Adhesion, which includes cell-to-cell and cell-to-extracellular-matrix adhesion, plays an important role in cancer invasion and metastasis. After undergoing morphological changes malignant and invasive tumour cells, i.e., cancer cells, break away from the primary tumour by loss of cell-cell adhesion, degrade their basement membrane and migrate through the extracellular matrix by enhancement of cell-matrix adhesion. These processes require interactions and signalling cross-talks between proteins and cellular components facilitating the cell adhesion. Although such processes are very complex, the necessity to fully understand the mechanism of cell adhesion is crucial for cancer studies, which may contribute to improving cancer treatment strategies. We consider mathematical models in an attempt to understand better the roles of cell adhesion involved in cancer invasion. Using mathematical models and computational simulations, the underlying complex biological processes can be better understood and their properties can be predicted that might not be evident in laboratory experiments. Cancer cell migration and invasion of the extracellular matrix involving adhesive interactions between cells mediated by cadherins and between cell and matrix mediated by integrins, are modelled by employing two types of mathematical models: a continuum approach and an individual-based approach. In the continuum approach, we use Partial Differential Equations in which cell adhesion is treated as non-local and formulated by integral terms. In the individual-based approach, we first develop pathways for cell-cell and cell-matrix adhesion using Ordinary Differential Equations and later incorporate the pathways in a simulation environment for multiscale computational modelling. The computational simulation results from the two different mathematical models show that we can predict invasive behaviour of cancer cells from cell adhesion properties. Invasion occurs if we reduce cell-cell adhesion and increase cell-matrix adhesion and vice versa. Changing the cell adhesion properties can affect the spatio-temporal behaviour of cancer cell invasion. These results may lead to broadening our understanding of cancer cell invasion and in the long term, contributing to methods of patient treatment.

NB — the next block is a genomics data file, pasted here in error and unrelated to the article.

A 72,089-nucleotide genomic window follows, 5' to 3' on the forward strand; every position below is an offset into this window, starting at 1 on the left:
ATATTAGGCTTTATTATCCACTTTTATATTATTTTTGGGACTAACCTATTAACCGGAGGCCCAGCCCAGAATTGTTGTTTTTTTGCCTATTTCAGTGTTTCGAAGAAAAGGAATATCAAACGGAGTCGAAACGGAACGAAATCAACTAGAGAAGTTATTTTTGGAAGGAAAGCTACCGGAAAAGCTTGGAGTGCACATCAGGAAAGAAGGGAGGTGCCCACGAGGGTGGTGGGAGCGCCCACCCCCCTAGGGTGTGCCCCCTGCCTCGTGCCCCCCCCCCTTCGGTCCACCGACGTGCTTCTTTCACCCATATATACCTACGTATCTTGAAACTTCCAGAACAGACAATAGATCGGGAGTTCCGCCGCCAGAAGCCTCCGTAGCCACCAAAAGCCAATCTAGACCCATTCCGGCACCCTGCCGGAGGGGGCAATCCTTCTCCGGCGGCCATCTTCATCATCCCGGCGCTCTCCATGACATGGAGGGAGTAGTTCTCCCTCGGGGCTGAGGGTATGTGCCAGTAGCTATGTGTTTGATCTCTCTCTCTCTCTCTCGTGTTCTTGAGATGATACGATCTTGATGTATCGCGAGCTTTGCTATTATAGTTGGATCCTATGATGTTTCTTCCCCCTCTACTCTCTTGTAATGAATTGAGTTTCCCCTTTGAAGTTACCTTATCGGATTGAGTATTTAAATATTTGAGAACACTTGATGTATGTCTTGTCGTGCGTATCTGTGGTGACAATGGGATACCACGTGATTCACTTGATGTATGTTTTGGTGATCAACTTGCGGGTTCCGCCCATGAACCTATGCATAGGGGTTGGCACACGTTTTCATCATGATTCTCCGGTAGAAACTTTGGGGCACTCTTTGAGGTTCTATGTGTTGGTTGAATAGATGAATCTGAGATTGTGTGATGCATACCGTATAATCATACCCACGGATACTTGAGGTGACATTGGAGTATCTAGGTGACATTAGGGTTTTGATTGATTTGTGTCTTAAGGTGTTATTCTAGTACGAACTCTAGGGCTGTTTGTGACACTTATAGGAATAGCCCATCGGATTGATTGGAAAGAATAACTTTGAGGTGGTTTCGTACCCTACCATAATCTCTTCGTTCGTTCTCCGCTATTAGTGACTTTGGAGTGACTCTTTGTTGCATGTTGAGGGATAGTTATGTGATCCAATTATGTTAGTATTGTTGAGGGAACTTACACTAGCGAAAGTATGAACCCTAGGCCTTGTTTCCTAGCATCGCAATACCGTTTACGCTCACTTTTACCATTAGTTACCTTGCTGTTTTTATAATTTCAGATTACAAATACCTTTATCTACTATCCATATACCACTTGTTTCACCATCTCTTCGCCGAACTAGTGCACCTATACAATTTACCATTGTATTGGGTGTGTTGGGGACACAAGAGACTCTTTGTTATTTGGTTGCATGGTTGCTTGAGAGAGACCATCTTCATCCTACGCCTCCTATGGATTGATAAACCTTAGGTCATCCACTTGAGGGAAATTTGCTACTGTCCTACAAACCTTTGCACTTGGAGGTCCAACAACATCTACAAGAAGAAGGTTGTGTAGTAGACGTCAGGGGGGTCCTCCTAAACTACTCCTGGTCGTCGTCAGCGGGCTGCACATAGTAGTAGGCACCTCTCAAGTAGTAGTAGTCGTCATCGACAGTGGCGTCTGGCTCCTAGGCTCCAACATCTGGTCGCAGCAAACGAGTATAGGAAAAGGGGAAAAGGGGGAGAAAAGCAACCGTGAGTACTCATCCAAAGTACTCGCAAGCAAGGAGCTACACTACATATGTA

|Date of Award||2011|
|Sponsors||The Northern Research Partnership|
|Supervisor||Mark Chaplain (Supervisor)|
- Cell adhesion
- Cancer modelling